Parents sometimes file for divorce the summer that the last child moves out and goes to college, gets married or just gets their own place. This can lead to an assumption by the children that the parents only stayed together for their sake.
Many parents do engage in this practice. They are done with the relationship. It’s no longer romantic. But they agree to essentially be roommates until the children grow up so as to avoid harming their development by getting divorced. Is this smart?
The answer is complex. Divorce is often difficult for kids in the short-term. They may not have understood that their parents are unhappy, they’re confused by the loss of structure and consistency in their lives and they don’t know exactly what it all means. This can feel like doing “harm” to the children, which is what parents want to avoid.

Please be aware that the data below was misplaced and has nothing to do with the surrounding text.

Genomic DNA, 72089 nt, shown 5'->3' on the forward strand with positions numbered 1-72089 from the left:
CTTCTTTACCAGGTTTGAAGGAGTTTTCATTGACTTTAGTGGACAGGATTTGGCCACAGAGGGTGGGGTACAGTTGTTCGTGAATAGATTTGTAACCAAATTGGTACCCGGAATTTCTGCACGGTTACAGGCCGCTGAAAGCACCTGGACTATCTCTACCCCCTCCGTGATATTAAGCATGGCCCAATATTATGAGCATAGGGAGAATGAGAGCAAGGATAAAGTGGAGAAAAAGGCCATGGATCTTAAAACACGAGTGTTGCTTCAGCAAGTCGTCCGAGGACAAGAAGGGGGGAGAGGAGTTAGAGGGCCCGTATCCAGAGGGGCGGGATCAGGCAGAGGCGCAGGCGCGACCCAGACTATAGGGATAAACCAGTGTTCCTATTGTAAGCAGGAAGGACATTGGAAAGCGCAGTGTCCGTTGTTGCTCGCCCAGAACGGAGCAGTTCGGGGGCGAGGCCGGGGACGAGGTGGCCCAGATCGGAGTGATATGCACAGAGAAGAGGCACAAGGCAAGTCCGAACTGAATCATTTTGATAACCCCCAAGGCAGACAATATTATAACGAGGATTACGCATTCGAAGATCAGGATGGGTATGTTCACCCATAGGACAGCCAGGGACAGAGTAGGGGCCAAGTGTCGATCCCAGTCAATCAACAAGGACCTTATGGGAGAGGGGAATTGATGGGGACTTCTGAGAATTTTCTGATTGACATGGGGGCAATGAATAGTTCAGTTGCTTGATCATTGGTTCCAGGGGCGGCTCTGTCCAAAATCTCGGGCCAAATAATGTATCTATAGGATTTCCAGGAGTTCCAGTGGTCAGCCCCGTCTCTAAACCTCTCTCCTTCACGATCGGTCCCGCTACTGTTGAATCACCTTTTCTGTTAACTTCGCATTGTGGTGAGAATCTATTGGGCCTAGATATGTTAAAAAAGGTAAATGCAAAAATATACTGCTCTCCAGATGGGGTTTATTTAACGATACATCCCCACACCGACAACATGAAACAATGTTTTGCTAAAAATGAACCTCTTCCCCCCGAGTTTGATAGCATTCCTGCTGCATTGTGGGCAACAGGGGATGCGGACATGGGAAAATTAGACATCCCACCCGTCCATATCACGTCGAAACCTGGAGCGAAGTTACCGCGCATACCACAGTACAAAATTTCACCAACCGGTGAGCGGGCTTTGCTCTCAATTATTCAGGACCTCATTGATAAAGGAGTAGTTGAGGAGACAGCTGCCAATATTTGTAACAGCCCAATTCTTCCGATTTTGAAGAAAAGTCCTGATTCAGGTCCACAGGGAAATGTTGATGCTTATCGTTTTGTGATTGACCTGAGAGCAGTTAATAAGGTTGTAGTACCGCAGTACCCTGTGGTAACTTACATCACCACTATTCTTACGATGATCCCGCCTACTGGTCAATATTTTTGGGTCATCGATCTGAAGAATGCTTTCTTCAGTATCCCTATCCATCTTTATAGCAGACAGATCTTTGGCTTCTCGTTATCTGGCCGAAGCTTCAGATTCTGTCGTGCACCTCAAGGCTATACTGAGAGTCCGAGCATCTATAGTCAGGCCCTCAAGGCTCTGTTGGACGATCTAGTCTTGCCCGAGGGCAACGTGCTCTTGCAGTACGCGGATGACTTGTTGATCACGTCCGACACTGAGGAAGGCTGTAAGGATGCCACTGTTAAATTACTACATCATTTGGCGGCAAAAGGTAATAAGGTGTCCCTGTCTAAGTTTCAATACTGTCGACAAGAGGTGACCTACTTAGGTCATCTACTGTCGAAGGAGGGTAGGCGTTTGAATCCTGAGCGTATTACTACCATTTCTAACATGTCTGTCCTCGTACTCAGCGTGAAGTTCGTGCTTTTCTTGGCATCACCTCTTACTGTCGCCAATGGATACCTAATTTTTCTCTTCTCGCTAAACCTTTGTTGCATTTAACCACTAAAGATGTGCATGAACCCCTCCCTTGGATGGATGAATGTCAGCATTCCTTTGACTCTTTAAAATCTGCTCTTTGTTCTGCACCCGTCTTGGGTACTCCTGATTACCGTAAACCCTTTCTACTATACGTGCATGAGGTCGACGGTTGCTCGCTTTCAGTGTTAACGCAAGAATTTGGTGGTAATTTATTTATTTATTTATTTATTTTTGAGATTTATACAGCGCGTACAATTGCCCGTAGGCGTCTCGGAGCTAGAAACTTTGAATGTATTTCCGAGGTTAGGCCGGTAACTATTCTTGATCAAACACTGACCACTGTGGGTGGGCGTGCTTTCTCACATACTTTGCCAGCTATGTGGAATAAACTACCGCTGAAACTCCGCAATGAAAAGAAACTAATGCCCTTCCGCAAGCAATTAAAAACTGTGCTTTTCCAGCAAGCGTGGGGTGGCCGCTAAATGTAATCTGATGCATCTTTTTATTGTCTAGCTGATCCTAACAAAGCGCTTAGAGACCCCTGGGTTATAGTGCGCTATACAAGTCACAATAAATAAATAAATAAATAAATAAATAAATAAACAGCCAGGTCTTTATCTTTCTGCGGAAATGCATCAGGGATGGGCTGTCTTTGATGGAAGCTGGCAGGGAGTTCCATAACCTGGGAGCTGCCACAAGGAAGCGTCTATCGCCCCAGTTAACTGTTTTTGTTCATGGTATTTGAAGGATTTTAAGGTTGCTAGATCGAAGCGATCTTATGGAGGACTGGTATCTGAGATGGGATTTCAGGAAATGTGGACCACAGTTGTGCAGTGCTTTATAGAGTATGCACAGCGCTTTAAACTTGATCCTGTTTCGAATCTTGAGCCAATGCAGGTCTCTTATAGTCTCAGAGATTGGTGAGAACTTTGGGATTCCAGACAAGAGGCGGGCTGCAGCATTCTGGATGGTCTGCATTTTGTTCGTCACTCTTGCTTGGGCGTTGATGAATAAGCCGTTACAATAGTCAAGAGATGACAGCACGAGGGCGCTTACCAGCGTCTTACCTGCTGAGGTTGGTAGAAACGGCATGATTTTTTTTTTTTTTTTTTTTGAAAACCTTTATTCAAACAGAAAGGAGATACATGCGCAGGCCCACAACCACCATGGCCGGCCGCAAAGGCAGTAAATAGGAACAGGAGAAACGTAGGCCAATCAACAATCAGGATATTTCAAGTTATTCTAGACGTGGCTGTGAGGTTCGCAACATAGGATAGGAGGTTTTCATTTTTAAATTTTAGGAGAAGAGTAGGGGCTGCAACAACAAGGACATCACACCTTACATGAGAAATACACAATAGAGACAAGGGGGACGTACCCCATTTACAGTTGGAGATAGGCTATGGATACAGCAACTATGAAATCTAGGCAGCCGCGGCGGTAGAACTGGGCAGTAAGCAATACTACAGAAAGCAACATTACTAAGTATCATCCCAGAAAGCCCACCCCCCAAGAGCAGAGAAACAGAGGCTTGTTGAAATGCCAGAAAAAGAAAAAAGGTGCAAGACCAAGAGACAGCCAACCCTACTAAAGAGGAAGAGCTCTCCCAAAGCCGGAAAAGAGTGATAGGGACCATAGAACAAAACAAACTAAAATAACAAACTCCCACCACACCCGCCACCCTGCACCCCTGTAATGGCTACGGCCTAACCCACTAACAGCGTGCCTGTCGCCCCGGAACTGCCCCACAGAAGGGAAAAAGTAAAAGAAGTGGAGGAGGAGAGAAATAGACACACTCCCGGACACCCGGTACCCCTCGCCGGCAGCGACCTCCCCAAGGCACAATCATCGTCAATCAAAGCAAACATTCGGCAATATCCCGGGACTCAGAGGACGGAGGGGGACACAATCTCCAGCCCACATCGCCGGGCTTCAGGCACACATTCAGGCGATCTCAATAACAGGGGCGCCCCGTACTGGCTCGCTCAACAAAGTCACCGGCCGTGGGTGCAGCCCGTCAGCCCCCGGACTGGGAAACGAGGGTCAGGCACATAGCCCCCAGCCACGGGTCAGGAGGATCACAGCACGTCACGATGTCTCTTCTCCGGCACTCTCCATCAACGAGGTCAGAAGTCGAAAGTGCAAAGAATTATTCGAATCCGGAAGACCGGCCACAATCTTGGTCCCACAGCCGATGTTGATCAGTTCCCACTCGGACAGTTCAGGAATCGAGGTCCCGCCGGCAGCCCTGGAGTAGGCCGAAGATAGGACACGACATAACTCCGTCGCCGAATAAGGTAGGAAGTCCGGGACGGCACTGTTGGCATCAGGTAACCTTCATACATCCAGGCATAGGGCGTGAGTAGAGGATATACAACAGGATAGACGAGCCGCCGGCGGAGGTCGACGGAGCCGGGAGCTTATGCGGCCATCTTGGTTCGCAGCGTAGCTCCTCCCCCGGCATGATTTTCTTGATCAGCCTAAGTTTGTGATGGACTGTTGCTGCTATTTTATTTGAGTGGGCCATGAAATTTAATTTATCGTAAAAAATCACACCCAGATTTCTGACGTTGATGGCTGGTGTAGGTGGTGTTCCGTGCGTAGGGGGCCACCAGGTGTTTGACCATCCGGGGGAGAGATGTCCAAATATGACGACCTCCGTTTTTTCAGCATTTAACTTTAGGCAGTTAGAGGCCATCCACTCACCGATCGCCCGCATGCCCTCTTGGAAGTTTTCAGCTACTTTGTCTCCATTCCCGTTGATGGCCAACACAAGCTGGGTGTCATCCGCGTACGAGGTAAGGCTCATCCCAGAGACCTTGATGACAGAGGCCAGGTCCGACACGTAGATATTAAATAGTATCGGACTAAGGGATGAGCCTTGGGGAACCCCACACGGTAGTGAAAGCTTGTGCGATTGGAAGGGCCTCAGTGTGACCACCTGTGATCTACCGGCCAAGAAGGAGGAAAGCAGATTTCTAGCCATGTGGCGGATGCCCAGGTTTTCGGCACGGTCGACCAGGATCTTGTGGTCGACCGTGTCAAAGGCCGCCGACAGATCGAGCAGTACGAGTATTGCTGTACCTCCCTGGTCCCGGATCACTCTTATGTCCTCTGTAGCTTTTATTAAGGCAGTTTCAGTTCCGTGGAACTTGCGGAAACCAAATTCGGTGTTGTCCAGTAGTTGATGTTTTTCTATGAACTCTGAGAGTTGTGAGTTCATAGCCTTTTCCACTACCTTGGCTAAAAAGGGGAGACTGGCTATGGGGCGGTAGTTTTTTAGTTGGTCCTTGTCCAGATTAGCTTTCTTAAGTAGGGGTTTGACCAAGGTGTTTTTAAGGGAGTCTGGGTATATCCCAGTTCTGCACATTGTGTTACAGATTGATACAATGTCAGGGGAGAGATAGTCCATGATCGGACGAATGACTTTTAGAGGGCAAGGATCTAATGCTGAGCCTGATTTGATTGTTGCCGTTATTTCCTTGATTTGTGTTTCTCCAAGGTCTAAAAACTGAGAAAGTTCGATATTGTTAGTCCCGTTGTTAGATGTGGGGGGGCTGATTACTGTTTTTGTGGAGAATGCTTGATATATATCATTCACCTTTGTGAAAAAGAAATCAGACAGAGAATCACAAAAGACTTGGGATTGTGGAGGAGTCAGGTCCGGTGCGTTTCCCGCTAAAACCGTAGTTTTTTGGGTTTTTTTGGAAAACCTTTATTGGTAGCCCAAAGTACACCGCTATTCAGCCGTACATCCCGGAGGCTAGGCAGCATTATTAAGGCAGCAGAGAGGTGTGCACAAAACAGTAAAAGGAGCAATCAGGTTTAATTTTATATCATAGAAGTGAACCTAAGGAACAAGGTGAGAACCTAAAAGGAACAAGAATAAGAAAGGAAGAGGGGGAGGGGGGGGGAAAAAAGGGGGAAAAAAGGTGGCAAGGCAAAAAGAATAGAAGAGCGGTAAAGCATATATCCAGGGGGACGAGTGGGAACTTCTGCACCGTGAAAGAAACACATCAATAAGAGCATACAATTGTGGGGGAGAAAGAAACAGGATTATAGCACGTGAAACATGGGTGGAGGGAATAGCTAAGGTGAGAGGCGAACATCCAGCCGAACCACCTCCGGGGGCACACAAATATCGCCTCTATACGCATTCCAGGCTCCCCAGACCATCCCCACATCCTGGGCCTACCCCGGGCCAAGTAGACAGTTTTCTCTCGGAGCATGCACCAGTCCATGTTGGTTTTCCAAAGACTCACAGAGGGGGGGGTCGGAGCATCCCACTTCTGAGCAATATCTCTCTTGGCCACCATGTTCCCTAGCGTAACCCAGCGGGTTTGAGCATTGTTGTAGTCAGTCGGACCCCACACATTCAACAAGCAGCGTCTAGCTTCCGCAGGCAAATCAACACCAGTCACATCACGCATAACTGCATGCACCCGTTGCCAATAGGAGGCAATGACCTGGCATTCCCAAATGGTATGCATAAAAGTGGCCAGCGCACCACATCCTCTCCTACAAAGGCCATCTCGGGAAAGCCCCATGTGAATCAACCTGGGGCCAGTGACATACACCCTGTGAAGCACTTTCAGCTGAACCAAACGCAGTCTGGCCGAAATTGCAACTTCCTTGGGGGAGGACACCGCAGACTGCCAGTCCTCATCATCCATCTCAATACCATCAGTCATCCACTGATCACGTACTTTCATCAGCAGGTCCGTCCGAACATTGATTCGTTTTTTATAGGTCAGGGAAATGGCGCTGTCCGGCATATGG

If you look at the long-term outcome, though, an unhappy home is often more damaging to children than a divorce. Parents who fight and argue can stress the children out. Even when it’s just clear that the parents are not happy together, it can make children uneasy and concerned. In these cases, it is often better for the children when the parents get divorced because those single parents are now happier and able to focus more fully on their children’s happiness. This can reduce the children’s stress, and they will adjust to the routine and lifestyle changes over time.
At the end of the day, if you do decide to get divorced, just make sure you know what rights you have and how to put the children first.
Go to Source
Author: On behalf of Katie L. Lewis of Katie L. Lewis, P.C. Family Law